The 6Ps Of Mergers And Acquisitions With Michelle Seiler Tucker And The Story Behind The Rich Dad, Poor Dad Series With Sharon Lechter

TTL 823 Michelle Seiler Tucker | Mergers And Acquisitions

The 6Ps Of Mergers And Acquisitions With Michelle Seiler Tucker And The Story Behind The Rich Dad, Poor Dad Series With Sharon Lechter

Do you know that you have to think about your exit strategy from day one of starting or buying your business? Dr. Diane Hamilton‘s guest is Michelle Seiler Tucker, a 20-year veteran in the Merger and Acquisition (M&A) industry. Many business owners think of selling their business when it’s going on a downward spiral. But who will buy a failing business? In this episode, Michelle explains why the best time to sell your business is when it’s in its prime. You have to figure out what your endgame is and start from there. What’s more, Michelle shares with you the 6Pthat you need to know to make sure your business is sellable: people, product, process, proprietary, patrons, and profit. If you want to make your business sellable from day one, then this episode is for you! 

 —

Chances are you’ve heard of Rich Dad, Poor Dad, because who hasn’t? Dr. Diane Hamilton’s guest is Sharon Lechter, the co-author of the hugely impactful book with the legendary Robert Kiyosaki. In this episode, Sharon shares her journey of writing the book and how it evolved into a whole series targeted at different age groups. Sharon says that there are three things you need to pay attention to as an author: your book, your platform, and your ability to communicate. With the technology we have today, authors have tremendous opportunities to succeed. Join in the conversation to learn valuable insights on how you can be a successful author like Sharon! 

Continue reading “The 6Ps Of Mergers And Acquisitions With Michelle Seiler Tucker And The Story Behind The Rich Dad, Poor Dad Series With Sharon Lechter”

Boomer Entrepreneurs Can’t Retire

 

One of the things entrepreneurs plan for is the time that they will eventually sell their company.  Currently many older business owners have found it difficult to reap the anticipated rewards of retirement. As the author of the Entrepreneur Exit Strategies for your Business pointed out, “it’s not enough to build a business worth a fortune; you have to make sure you have an exit strategy, a way to get the money back out.” If businesses were once very successful, the economy may have impacted their current worth.  Even with what may once have been considered a strong exit strategy, plans may have been affected by the economic downturn.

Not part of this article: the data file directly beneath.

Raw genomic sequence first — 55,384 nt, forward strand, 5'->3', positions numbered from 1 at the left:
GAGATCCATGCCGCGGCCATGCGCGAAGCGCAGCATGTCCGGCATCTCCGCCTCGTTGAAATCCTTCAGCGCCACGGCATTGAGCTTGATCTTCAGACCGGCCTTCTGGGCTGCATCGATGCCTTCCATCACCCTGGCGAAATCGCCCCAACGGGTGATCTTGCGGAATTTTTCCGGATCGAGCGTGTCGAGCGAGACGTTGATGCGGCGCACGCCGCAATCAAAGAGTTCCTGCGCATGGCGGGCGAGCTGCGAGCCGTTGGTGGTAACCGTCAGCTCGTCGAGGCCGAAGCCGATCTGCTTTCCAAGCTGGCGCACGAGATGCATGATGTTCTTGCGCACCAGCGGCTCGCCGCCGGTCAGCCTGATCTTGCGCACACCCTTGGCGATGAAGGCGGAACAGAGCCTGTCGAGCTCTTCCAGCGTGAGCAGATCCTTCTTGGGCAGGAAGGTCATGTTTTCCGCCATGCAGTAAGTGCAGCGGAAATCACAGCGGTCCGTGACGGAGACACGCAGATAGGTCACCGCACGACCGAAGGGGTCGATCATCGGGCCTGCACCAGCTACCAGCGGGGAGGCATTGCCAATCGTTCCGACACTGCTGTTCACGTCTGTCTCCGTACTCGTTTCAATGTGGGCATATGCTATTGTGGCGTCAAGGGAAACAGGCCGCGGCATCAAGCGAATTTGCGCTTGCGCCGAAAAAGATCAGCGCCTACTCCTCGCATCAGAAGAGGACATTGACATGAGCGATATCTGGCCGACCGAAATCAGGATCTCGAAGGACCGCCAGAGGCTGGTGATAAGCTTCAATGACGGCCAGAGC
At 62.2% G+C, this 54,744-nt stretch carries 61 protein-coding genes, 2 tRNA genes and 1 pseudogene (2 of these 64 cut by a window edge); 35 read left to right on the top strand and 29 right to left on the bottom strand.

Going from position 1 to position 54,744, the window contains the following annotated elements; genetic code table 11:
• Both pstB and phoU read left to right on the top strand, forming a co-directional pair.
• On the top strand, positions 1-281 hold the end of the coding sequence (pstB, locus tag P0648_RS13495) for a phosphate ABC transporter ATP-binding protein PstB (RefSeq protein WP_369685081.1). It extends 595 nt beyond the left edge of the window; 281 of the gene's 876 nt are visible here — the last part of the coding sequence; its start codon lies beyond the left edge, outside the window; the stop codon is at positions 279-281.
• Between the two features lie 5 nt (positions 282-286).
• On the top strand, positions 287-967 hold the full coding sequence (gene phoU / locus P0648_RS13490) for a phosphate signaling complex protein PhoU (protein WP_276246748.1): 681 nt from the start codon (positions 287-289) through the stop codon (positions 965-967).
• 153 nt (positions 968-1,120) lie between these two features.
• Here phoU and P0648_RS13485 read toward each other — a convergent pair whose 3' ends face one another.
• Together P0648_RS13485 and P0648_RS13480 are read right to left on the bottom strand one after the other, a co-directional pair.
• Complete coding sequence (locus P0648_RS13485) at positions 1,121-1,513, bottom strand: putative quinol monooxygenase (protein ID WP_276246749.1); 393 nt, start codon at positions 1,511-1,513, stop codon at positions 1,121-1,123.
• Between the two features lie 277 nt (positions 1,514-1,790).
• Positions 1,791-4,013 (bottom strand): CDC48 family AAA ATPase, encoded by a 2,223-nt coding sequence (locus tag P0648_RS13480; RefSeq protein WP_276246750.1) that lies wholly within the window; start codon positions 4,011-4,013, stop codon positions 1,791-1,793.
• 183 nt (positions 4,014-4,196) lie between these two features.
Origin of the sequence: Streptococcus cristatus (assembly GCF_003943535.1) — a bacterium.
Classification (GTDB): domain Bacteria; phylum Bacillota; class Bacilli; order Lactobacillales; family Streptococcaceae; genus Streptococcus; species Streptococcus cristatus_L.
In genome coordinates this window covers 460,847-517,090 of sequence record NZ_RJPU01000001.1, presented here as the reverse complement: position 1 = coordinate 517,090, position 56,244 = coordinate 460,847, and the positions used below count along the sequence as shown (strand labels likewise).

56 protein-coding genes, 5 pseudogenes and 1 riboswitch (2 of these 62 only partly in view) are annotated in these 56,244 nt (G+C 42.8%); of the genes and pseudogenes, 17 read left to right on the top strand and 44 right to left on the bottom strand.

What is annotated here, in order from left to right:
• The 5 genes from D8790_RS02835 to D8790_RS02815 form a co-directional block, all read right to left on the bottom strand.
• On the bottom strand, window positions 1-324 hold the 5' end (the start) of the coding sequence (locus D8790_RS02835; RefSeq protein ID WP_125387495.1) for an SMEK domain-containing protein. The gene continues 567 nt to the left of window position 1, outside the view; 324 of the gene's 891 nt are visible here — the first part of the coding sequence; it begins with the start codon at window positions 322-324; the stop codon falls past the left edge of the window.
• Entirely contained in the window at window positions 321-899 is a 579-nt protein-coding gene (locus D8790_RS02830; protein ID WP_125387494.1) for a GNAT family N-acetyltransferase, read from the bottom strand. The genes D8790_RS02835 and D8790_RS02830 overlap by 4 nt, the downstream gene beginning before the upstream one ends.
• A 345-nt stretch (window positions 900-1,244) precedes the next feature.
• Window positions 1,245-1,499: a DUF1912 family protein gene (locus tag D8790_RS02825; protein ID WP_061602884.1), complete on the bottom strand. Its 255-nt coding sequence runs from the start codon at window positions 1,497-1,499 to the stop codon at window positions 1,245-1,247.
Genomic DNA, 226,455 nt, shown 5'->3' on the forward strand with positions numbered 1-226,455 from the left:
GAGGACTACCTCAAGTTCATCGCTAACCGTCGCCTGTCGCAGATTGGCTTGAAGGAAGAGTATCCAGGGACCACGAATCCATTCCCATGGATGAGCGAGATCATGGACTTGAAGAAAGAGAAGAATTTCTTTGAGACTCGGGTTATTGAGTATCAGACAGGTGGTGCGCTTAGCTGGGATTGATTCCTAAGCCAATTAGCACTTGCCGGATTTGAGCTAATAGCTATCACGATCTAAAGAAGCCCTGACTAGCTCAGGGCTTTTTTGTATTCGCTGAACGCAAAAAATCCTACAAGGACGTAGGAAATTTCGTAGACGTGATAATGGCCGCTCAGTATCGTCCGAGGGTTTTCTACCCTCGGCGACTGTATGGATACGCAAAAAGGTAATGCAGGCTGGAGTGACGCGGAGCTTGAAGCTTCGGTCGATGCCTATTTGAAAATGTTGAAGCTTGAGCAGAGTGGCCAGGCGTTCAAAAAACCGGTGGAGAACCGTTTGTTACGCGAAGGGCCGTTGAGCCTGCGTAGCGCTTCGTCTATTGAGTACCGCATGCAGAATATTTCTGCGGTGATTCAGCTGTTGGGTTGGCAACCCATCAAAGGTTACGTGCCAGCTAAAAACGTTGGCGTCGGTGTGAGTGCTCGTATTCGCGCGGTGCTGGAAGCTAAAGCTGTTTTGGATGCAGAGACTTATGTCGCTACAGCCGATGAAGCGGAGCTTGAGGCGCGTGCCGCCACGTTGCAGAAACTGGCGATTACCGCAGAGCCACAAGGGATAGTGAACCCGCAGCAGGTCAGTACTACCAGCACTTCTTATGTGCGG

Boomers trying to sell their businesses are receiving offers that are not enough to finance their retirement.  In the Wall Street Journal article The Economy Stole My Retirement, it noted that one small business owner expected to sell for $2 million but recent losses from the recession has made that impossible.  She now has seen offers as low as $250,000.

Business owners who had planned to travel and relax in their golden years are now spending 10-12 hours a day or more working to salvage companies.  Some have no foreseeable chance of selling in the future.  Many have put all of their money into their businesses and would have to live only on social security if they let the businesses fail.

While it is admirable to have high expectations for an entrepreneurial venture, it is the wise business owner who does not keep all of his or her eggs in one basket.  Just as Enron employees learned the hard way, it is not a good idea to have all of your money invested in the company in which you work.  If the company goes under, people not only lose their jobs but their life savings as well.

Related Articles: